The relevance of the International Pharmaceutical Federation Global Competency Framework in developing a country-level competency framework for pharmacists: A cross-sectional study

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    BackgroundIn the ever-changing roles of pharmacists, the evidence shows that the use of competency frameworks could aid in achieving professional performance development and ensuring a consistent quality pharmacy education. However, there is no national competency framework for pharmacists in Saudi Arabia. This study, therefore, uses an evidence-based method to identify the competencies required to support and facilitate the pharmacists' training and career development.ObjectiveTo assess pharmacists' perception of the relevance of the International Pharmaceutical Federation (FIP) Global Competency Framework (GbCF v1) to their own practice.MethodsA cross-sectional online survey of pharmacists in different practice settings was conducted between August and November 2020, in Saudi Arabia. The survey was adopted from the GbCF v1. A combination of purposive and snowball sampling was used. The relevance to the GbCF v1 was assessed using a four-point Likert scale. Data were analysed using descriptive and inferential statistics.ResultsA total of 522 pharmacists participated in the survey. The study showed broad agreement on relevance to practice for 84% of behaviours included in the GbCF v1. The ‘pharmaceutical public health’ cluster scored the highest percentage of relevant responses (91.42%), followed by the ‘professional/personal’ cluster (87.08%), whereas the ‘organisation and management’ cluster scored the highest percentage of ‘not-relevant’ responses (18.40%). The observed non-relevancy was associated with gender, nationality and area of pharmacy practice (p < 0.05).ConclusionThe competencies and behaviours included in the GbCF v1 are relevant to pharmacy practice in Saudi Arabia. However, some behaviours of the GbCF v1 require modification to be appropriate for the local needs of the Saudi pharmacy practice. The findings from this exercise will be used as a base to develop a foundation-level competency framework to inform initial pharmacy education development and address knowledge gaps and learning needs required to attain and maintain pharmacists' competence to practise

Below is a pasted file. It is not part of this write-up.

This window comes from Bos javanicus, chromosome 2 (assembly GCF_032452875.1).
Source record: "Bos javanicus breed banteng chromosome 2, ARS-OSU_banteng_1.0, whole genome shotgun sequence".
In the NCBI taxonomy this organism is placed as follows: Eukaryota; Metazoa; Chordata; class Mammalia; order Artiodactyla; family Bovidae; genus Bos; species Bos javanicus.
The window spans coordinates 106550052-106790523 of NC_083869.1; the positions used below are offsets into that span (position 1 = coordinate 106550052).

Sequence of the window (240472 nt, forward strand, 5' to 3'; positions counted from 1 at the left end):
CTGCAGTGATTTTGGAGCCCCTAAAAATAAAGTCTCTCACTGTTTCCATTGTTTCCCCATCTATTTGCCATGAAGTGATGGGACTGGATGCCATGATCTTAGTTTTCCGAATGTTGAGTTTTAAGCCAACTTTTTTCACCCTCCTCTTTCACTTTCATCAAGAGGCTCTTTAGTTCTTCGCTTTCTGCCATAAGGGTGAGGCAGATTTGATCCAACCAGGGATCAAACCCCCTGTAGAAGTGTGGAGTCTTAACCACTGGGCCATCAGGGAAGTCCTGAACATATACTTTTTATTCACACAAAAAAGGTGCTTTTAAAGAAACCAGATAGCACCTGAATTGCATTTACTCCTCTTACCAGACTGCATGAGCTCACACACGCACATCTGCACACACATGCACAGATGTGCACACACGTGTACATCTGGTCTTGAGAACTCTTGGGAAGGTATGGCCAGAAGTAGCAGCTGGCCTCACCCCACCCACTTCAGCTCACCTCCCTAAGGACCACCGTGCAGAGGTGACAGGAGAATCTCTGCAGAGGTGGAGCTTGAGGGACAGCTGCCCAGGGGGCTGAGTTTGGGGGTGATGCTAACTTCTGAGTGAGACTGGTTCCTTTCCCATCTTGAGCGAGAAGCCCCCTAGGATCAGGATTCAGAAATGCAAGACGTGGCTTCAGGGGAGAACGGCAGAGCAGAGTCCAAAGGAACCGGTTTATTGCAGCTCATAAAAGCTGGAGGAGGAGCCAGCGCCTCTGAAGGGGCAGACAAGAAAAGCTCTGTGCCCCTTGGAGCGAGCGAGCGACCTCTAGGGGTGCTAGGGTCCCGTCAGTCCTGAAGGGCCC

Developing pharmacists' competencies in Saudi Arabia: A proposed national competency framework to support initial education and professional development

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    Introduction: With the currently accelerating changes in pharmacists' roles in Saudi Arabia, evidence-based developmental tools are required to guide initial pharmacy education and define competencies for early career (foundation level) pharmacists' progression. This study aimed to develop a profession-wide competency framework for foundation level pharmacists in Saudi Arabia using the International Pharmaceutical Federation (FIP) Global Competency Framework (GbCF) as the source framework. Methods: An online nominal group technique was used to develop consensus on a profession-wide national competency framework in Saudi Arabia. Purposive sampling was used to recruit experts from local various pharmacy sectors. A combination of self-administered surveys and online meetings was used to measure and develop consensus. The survey items were adopted from the FIP GbCF version 2. Results: Nine pharmacy experts participated in five iterative rounds of consensus measurement and development between July and November 2021. Consensus was achieved on appropriateness to Saudi pharmacy practice for all the behaviours in the “Pharmaceutical Public Health,” “Pharmaceutical Care,” and “Professional/Personal” clusters. The “Organisation and Management” cluster caused most differences of opinion. The final consensus generated a list of 125 behavioural statements for inclusion in the national competency framework. Conclusion: This study proposes the first competency framework for foundation level pharmacists in Saudi Arabia. The developed framework represents a consensus on competencies for foundation level pharmacists working across all pharmacy sectors and is eligible for supporting further improvement of initial pharmacy education and support excellence in pharmacists' performance to address the country's needs from pharmaceutical services